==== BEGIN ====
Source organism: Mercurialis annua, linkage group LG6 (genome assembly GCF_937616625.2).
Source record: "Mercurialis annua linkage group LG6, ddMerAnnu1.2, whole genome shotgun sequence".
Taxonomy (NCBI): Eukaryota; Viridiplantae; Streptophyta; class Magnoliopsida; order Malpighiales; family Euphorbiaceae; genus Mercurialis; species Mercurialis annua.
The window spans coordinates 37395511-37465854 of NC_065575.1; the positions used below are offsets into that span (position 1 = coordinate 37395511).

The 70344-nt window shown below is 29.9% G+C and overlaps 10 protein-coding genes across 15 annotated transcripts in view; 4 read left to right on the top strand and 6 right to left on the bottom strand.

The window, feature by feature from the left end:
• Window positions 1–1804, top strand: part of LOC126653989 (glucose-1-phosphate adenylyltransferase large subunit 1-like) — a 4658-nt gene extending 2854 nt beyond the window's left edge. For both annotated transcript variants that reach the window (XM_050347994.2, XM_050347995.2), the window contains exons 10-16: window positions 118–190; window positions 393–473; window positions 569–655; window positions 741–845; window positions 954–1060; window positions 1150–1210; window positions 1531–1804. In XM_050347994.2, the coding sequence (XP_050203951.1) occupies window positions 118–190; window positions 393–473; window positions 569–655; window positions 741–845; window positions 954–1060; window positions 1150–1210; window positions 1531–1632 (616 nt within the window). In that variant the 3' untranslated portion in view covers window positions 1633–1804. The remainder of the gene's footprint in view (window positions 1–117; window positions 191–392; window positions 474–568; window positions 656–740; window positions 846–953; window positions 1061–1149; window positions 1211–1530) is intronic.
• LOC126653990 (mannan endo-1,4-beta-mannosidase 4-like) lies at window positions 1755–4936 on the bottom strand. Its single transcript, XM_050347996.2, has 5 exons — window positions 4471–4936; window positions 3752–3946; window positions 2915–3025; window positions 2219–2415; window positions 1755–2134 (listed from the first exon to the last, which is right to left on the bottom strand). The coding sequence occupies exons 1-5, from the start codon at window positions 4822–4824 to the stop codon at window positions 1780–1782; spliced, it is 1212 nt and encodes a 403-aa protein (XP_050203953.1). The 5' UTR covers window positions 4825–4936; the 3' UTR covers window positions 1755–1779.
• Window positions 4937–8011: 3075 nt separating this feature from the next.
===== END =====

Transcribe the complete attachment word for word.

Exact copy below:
Source organism: Mercurialis annua, linkage group LG6 (genome assembly GCF_937616625.2).
Source record: "Mercurialis annua linkage group LG6, ddMerAnnu1.2, whole genome shotgun sequence".
Taxonomy (NCBI): Eukaryota; Viridiplantae; Streptophyta; class Magnoliopsida; order Malpighiales; family Euphorbiaceae; genus Mercurialis; species Mercurialis annua.
The window spans coordinates 37395511-37465854 of NC_065575.1; the positions used below are offsets into that span (position 1 = coordinate 37395511).

The 70344-nt window shown below is 29.9% G+C and overlaps 10 protein-coding genes across 15 annotated transcripts in view; 4 read left to right on the top strand and 6 right to left on the bottom strand.

The window, feature by feature from the left end:
• Window positions 1–1804, top strand: part of LOC126653989 (glucose-1-phosphate adenylyltransferase large subunit 1-like) — a 4658-nt gene extending 2854 nt beyond the window's left edge. For both annotated transcript variants that reach the window (XM_050347994.2, XM_050347995.2), the window contains exons 10-16: window positions 118–190; window positions 393–473; window positions 569–655; window positions 741–845; window positions 954–1060; window positions 1150–1210; window positions 1531–1804. In XM_050347994.2, the coding sequence (XP_050203951.1) occupies window positions 118–190; window positions 393–473; window positions 569–655; window positions 741–845; window positions 954–1060; window positions 1150–1210; window positions 1531–1632 (616 nt within the window). In that variant the 3' untranslated portion in view covers window positions 1633–1804. The remainder of the gene's footprint in view (window positions 1–117; window positions 191–392; window positions 474–568; window positions 656–740; window positions 846–953; window positions 1061–1149; window positions 1211–1530) is intronic.
• LOC126653990 (mannan endo-1,4-beta-mannosidase 4-like) lies at window positions 1755–4936 on the bottom strand. Its single transcript, XM_050347996.2, has 5 exons — window positions 4471–4936; window positions 3752–3946; window positions 2915–3025; window positions 2219–2415; window positions 1755–2134 (listed from the first exon to the last, which is right to left on the bottom strand). The coding sequence occupies exons 1-5, from the start codon at window positions 4822–4824 to the stop codon at window positions 1780–1782; spliced, it is 1212 nt and encodes a 403-aa protein (XP_050203953.1). The 5' UTR covers window positions 4825–4936; the 3' UTR covers window positions 1755–1779.
• Window positions 4937–8011: 3075 nt separating this feature from the next.